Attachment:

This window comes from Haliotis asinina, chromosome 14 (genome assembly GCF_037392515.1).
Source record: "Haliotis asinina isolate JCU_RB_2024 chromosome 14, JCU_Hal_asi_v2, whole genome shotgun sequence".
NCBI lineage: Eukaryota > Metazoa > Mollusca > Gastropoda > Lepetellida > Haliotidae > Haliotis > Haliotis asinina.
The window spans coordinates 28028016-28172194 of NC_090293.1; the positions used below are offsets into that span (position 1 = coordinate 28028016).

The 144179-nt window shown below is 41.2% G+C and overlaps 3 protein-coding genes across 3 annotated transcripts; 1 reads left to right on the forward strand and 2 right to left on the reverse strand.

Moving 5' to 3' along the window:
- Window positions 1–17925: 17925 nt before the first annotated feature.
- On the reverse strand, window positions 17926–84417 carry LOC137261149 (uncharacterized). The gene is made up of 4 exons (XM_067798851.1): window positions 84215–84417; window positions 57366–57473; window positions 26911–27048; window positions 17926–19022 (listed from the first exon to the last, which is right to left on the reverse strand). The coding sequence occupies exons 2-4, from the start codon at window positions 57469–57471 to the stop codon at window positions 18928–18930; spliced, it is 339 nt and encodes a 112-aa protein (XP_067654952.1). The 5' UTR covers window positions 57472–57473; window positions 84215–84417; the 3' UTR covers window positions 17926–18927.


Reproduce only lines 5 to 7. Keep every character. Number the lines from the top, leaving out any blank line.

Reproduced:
The 144179-nt window shown below is 41.2% G+C and overlaps 3 protein-coding genes across 3 annotated transcripts; 1 reads left to right on the forward strand and 2 right to left on the reverse strand.

Moving 5' to 3' along the window:
- Window positions 1–17925: 17925 nt before the first annotated feature.